Here are just a few examples of farmers in Northern Ireland doing their bit for nature.
The seeds of success
Limited nesting habitats, lack of availability of winter seed, and fewer invertebrates to feed young on in spring and summer have contributed to widespread declines of farmland birds and yellowhammers have been particularly badly affected.
The RSPB is working with landowners to encourage specific habitat management in aid of the recovery of farmland birds like yellowhammers.
Restoration of Lough Beg
Lough Beg represents 5% of all the wet grassland in Northern Ireland. It is an important habitat for a number of priority bird species and a range of other wildlife, including rare plants, such as the Irish lady tresses orchid.
RSPB assisted along with a full time conservation advisor, worked with local farmers and landowners in the restoration of habitats and breeding grounds for wading birds.
Michael’s arable farm is situated in the drumlin landscape of Co. Down, just inland from Strangford Lough.
After joining the RSPB’s Yellowhammer Recovery Project in 2006, Michael has seen numbers of linnets, reed buntings, tree sparrows and yellowhammers triumphantly increase as a result of his hard work and focus.
Simple measures, including planting hedgerows and native woodland, limiting insecticide and herbicide use and utilising arable options like wild bird cover available through DARD’s Countryside Management Scheme, have made this possible.
Orchids, newts and dragonflies are found in fenced off areas around the Glen Burn - which runs through part of the farm - and an area of sensitively managed fenland attracts many species.
David Knox runs a mixed beef and sheep enterprise on our beautiful Causeway coast, home to the Giant’s Causeway and Northern Ireland’s only remaining pair of choughs.
David joined the Environmentally Sensitive Areas (ESA) Scheme when it first opened in 1995. Along with several farmers on the Northern Ireland North coast, he entered into the scheme’s chough option.
As part of his management plan, he keeps whin (gorse) scrub from spreading and uses a mixed grazing regime, out-wintering of cattle and staggered silage cutting to ensure that his grassland swards are nice and short throughout the year for chough.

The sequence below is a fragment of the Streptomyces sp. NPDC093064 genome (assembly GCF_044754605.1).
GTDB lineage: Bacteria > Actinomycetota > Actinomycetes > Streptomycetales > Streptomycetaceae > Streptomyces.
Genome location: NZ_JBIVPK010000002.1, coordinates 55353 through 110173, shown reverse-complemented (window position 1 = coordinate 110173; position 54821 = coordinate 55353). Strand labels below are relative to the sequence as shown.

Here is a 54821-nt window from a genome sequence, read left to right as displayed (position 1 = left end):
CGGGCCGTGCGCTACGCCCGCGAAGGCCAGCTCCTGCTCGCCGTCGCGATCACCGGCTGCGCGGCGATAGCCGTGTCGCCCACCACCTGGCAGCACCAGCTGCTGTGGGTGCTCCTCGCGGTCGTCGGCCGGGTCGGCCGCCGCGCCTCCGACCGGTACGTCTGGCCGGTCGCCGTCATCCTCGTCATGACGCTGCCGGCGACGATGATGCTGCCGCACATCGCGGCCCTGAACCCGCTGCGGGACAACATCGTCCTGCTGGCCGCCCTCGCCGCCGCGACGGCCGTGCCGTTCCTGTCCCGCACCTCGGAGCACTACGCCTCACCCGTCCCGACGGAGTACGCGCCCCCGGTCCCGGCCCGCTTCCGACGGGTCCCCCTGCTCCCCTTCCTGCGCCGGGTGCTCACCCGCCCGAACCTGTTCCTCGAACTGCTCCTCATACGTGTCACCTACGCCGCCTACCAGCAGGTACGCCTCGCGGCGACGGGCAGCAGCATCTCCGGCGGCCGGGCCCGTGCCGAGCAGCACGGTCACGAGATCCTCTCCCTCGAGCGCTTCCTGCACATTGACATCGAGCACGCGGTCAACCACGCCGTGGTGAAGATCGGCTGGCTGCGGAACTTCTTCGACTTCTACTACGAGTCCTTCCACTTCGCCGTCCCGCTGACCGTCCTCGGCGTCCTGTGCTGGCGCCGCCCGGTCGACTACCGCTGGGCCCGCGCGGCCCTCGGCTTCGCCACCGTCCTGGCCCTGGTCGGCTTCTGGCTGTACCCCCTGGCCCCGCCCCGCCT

But David’s work doesn’t end with his ESA prescriptions. With assistance from the RSPB, he has also put up a fence on the steep causeway cliffs, allowing grazing to be re-instated for the first time in a generation and opening up an historical feeding site for the chough – a tall order for both man and beast!
Finding out that choughs in Scotland sometimes use sheds for nesting, he made modifications to an existing farm building which the chough sheltered in, and built a nesting platform. David was rewarded in 2002 when chough fledged successfully on his cliffs, for the first time in four years.
In 2005, he went a step further, entering the newer Countryside Management Scheme, and re-instating arable on the farm. By growing a mix of under-sown cereals and conservation cereal plus stubble in rotation, David is doing what many farmers on the North Coast used to do. To him this makes sense, the grain goes for his own cattle feed, he avails of the CMS payments and the chough benefits.
The stubbles have also provided a lifeline for other farmland birds – the farm now plays host to significant wintering flocks of twite and reed buntings. In David’s words, "The choughs bring the landscape to life and I have thoroughly enjoyed monitoring their progress while enhancing the habitat available to them".
Hugh and Bridget Watson
Hugh and Bridget Watson farm in Cloghey on the Ards peninsula in Northern Ireland.
Cereal growing has declined across much of the country, but in this eastern part of Co Down with its lower rainfall and sheltered position, it continues.
"Like many of our neighbours, we still farm in a mixed way. Our main business is beef cattle, sheep and potatoes and we also grow some cereal which we sell off for cattle feed. We've always had an interest in wildlife and in June 2005 we joined Northern Ireland's Countryside Management Scheme (CMS).
"We already had stubbles on the farm and also took on growing some wild bird cover to provide more food for the birds, as well as planting up hedges and tree-planting along the edges of fields. Then in 2007, Claire Barnett from the RSPB asked us if we wanted to take part in the RSPB's Yellowhammer Recovery Project.
"Claire explained to us that seed-eating birds like the yellowhammer also needed plenty of insects to feed their chicks. So, with help from Claire and our local advisor in the DARD office, we added conservation cereal and rough grass margins to our CMS agreement, to provide more insects for the yellowhammer.
"We put the rough grass margins around the fields of conservation cereal, and over the winter we run a few sheep over the stubble. When the sheep graze the stubble they also go into the margins and do a bit of grazing there. Claire says this helps to open up the margins so that yellowhammers can get at the insects in them.
"We have a lot of small birds on the farm - yellowhammer, tree sparrow, linnet, stonechat and whitethroat and we feel that there are a lot more since we have joined the project. This year, we bought our first binoculars through the RSPB, so we could get a better look at them!"